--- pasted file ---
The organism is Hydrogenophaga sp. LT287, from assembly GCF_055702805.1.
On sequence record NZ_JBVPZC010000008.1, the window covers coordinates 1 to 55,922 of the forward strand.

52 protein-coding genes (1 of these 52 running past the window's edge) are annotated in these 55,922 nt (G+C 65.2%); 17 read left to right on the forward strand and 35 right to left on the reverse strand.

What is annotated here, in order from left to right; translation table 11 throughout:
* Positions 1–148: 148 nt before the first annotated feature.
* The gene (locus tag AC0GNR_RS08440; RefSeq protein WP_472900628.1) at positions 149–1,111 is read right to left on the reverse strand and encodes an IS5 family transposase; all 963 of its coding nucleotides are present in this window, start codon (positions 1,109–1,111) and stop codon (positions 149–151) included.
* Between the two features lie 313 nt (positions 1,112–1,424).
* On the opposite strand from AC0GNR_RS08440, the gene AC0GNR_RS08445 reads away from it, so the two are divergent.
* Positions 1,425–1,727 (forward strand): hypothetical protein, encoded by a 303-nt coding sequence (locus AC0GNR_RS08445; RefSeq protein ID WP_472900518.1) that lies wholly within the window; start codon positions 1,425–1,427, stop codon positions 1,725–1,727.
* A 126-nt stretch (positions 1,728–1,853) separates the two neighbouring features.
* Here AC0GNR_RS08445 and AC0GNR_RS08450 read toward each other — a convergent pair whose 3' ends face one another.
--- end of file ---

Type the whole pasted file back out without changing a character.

The organism is Hydrogenophaga sp. LT287, from assembly GCF_055702805.1.
On sequence record NZ_JBVPZC010000008.1, the window covers coordinates 1 to 55,922 of the forward strand.

52 protein-coding genes (1 of these 52 running past the window's edge) are annotated in these 55,922 nt (G+C 65.2%); 17 read left to right on the forward strand and 35 right to left on the reverse strand.

What is annotated here, in order from left to right; translation table 11 throughout:
* Positions 1–148: 148 nt before the first annotated feature.
* The gene (locus tag AC0GNR_RS08440; RefSeq protein WP_472900628.1) at positions 149–1,111 is read right to left on the reverse strand and encodes an IS5 family transposase; all 963 of its coding nucleotides are present in this window, start codon (positions 1,109–1,111) and stop codon (positions 149–151) included.
* Between the two features lie 313 nt (positions 1,112–1,424).
* On the opposite strand from AC0GNR_RS08440, the gene AC0GNR_RS08445 reads away from it, so the two are divergent.
* Positions 1,425–1,727 (forward strand): hypothetical protein, encoded by a 303-nt coding sequence (locus AC0GNR_RS08445; RefSeq protein ID WP_472900518.1) that lies wholly within the window; start codon positions 1,425–1,427, stop codon positions 1,725–1,727.
* A 126-nt stretch (positions 1,728–1,853) separates the two neighbouring features.
* Here AC0GNR_RS08445 and AC0GNR_RS08450 read toward each other — a convergent pair whose 3' ends face one another.